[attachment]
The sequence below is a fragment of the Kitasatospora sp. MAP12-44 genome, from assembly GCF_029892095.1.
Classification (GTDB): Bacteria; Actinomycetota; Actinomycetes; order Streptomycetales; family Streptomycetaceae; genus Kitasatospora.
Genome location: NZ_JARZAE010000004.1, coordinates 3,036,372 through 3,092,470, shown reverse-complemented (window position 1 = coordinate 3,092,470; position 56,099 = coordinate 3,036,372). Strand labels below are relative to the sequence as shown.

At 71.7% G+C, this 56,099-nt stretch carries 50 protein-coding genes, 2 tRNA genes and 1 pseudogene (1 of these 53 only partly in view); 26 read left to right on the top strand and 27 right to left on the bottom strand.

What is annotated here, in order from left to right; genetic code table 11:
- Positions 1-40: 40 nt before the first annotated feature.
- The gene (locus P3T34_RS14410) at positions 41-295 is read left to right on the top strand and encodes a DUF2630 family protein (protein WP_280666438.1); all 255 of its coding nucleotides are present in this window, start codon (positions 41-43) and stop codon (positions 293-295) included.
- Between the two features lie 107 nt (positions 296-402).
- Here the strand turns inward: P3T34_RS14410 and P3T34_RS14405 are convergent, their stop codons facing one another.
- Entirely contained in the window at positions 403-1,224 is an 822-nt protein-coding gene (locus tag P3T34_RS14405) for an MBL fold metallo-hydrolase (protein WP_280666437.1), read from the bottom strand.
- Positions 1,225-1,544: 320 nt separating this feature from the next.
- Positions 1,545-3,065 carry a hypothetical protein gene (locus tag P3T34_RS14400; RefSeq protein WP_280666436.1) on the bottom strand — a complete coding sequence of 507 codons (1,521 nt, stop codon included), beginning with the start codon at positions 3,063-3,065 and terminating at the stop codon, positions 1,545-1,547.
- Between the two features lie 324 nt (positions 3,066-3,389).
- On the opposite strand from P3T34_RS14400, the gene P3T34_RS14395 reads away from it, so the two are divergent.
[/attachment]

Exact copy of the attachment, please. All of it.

The sequence below is a fragment of the Kitasatospora sp. MAP12-44 genome, from assembly GCF_029892095.1.
Classification (GTDB): Bacteria; Actinomycetota; Actinomycetes; order Streptomycetales; family Streptomycetaceae; genus Kitasatospora.
Genome location: NZ_JARZAE010000004.1, coordinates 3,036,372 through 3,092,470, shown reverse-complemented (window position 1 = coordinate 3,092,470; position 56,099 = coordinate 3,036,372). Strand labels below are relative to the sequence as shown.

At 71.7% G+C, this 56,099-nt stretch carries 50 protein-coding genes, 2 tRNA genes and 1 pseudogene (1 of these 53 only partly in view); 26 read left to right on the top strand and 27 right to left on the bottom strand.

What is annotated here, in order from left to right; genetic code table 11:
- Positions 1-40: 40 nt before the first annotated feature.
- The gene (locus P3T34_RS14410) at positions 41-295 is read left to right on the top strand and encodes a DUF2630 family protein (protein WP_280666438.1); all 255 of its coding nucleotides are present in this window, start codon (positions 41-43) and stop codon (positions 293-295) included.
- Between the two features lie 107 nt (positions 296-402).
- Here the strand turns inward: P3T34_RS14410 and P3T34_RS14405 are convergent, their stop codons facing one another.
- Entirely contained in the window at positions 403-1,224 is an 822-nt protein-coding gene (locus tag P3T34_RS14405) for an MBL fold metallo-hydrolase (protein WP_280666437.1), read from the bottom strand.
- Positions 1,225-1,544: 320 nt separating this feature from the next.
- Positions 1,545-3,065 carry a hypothetical protein gene (locus tag P3T34_RS14400; RefSeq protein WP_280666436.1) on the bottom strand — a complete coding sequence of 507 codons (1,521 nt, stop codon included), beginning with the start codon at positions 3,063-3,065 and terminating at the stop codon, positions 1,545-1,547.
- Between the two features lie 324 nt (positions 3,066-3,389).
- On the opposite strand from P3T34_RS14400, the gene P3T34_RS14395 reads away from it, so the two are divergent.